sun 18/08/2019

Max Cooper and Tom Hodge, Abbey Road Studios | reviews, news & interviews

Max Cooper and Tom Hodge, Abbey Road Studios

Max Cooper and Tom Hodge, Abbey Road Studios

A mesmerising show that was afforded the space to breathe

A still from the video for set closer, "Fragments of Self"

I’m in a car and I’m uncomfortably hot. The reason I’m in a car is I’m on my way to a gig on the first day in 14 years that industrial action has brought London Underground to a standstill. No skeleton service, no contingency, just closed doors and solidarity. This means it’s bumper-to-bumper and I’m running late. Very late. I’m on my way to Abbey Road Studios where Studio Two has been opened up for a special performance by pianist and composer Tom Hodge and electronic producer Max Cooper. A team-up with the soon-to-be launched Sonos Studio in Shoreditch, it’s an evening with the focus squarely on sound and location. At the moment, however, the only sound is anxious, irritable muttering and the location is the back of a cab. Still.

I arrive just in time to catch a talk from a panel including Tom Hodge and theartsdesk’s own Joe Muggs about the importance of studio spaces for musicians, which touches on the idea of these buildings being totemic places of worship that have a special importance. I consider these notions, particularly that of architecture and history affording a kind of self-certificating spirituality, but there’s something nagging at the back of my mind… I realise I don’t have a beer and rectify the situation immediately.

At times, the ambience is overtaken by a fine sense of post-classical prog – complex, but compellingly so

There are, of course, practical elements to consider when it comes to performance spaces. And, as Tom Hodge begins to play, a hush falls and allows the room’s acoustics to come in to play like a third musician. Notes hang suspended, refusing to fall as the gentle, concrète tones seep out stage left and the effect is spellbinding. Hodge leans an arm into his piano’s cavity to gently pluck sounds from it in a move that I will, from this moment on, refer to as the piano reacharound. There’s a delicacy to the sound that you rarely experience fully at a gig, which is, in part, due to the audience who are either spellbound or very polite. Either way, I’m a big fan of the mass decision to shush – music this fragile can be destroyed by chatter.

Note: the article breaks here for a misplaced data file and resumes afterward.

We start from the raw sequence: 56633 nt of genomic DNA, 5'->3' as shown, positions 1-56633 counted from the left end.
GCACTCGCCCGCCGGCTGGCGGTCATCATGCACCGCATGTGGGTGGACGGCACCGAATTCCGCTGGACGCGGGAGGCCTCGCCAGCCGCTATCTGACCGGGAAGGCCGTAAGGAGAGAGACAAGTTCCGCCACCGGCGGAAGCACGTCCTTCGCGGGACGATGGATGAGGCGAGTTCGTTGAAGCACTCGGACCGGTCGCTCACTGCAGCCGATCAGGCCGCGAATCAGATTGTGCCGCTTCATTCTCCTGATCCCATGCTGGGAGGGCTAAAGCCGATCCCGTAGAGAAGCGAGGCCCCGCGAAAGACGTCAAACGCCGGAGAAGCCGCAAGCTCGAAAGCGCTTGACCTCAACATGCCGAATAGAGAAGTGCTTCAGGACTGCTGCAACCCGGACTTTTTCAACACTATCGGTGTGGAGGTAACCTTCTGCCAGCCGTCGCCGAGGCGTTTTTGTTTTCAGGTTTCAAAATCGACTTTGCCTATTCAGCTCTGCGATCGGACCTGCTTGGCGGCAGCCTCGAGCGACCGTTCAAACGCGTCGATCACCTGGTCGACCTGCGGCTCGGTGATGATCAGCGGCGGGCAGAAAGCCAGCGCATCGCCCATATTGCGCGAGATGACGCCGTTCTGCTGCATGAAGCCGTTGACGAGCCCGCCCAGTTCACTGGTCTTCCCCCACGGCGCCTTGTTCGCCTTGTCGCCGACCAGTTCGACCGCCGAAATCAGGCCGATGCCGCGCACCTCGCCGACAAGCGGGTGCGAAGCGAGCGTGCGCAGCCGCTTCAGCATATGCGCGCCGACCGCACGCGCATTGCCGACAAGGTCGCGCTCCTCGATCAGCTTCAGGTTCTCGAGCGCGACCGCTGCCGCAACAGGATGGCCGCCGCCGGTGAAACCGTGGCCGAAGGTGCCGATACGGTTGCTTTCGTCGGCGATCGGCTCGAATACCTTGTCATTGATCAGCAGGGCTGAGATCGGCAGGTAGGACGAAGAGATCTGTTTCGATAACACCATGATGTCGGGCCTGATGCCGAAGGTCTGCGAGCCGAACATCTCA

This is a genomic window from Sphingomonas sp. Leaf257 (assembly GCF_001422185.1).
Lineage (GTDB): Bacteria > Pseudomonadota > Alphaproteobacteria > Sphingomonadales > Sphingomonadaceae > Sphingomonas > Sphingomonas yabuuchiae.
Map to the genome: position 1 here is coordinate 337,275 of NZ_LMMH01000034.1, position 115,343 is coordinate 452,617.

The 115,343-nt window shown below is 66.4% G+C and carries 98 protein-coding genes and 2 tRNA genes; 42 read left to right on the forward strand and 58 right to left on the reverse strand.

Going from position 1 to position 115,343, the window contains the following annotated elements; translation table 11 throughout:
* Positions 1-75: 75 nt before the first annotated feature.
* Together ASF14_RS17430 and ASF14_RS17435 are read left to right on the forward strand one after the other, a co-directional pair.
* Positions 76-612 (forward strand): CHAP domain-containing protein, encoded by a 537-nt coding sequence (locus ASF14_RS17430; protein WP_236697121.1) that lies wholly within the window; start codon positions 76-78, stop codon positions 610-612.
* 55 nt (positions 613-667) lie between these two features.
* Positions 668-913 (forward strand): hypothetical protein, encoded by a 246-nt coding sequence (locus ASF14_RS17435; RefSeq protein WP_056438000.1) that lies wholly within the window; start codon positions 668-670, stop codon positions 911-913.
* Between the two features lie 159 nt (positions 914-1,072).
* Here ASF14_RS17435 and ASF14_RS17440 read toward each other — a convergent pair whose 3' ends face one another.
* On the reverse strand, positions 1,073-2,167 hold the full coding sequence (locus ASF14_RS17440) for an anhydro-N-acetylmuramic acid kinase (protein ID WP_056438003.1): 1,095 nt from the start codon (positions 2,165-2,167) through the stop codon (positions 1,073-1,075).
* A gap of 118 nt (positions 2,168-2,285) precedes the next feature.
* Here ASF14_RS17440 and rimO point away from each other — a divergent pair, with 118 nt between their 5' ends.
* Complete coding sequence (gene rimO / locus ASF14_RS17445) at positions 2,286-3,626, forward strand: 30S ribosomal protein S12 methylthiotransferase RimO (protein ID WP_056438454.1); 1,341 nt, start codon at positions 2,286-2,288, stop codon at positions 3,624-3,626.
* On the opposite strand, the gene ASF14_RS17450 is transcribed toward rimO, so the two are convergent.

New track, “Teotihuacan (Part 2)”, begins with the dragged drones of a cello, wolf notes in the half-light that prove heart-wrenchingly effective at drawing out emotion, yet without cynicism. The piano drift gently underscores and occasionally intertwines. Still, no one utters a word. After it fades into silence, the glitchy electronic beats come to the fore and the full scope of the performance gradually unveils itself. The pair have collaborated before, on the Fragmented Self and Artefact EPs, but this is only the second time they’ve performed with this set-up, mixing piano and Rhodes with live electronics. Making the most of the configuration, Cooper live samples the piano, playing it back, freeing Hodge to take to the Rhodes. That Cooper manages to do this while layering beats over an otherworldly sound that approximates a TARDIS landing several fathoms down, does raise some serious questions about the role of him out of Sleaford Mods.

At certain points, the pair sound a like more refined version of Piano Overlord, the one-time nom de plume of Prefuse 73, at others the ambience is overtaken by a fine sense of post-classical prog – complex, but compellingly so. They finish, all too soon, with “Fragments of Self”, and the ragged juxtaposition embodies everything that is successful about this collaboration. Two halves, vastly different, given the right space to breathe and play, ending up in delightful union.

Wolf notes in the half-light prove heart-wrenchingly effective at drawing out emotion, yet without cynicism

rating

Editor Rating: 
4
Average: 4 (1 vote)

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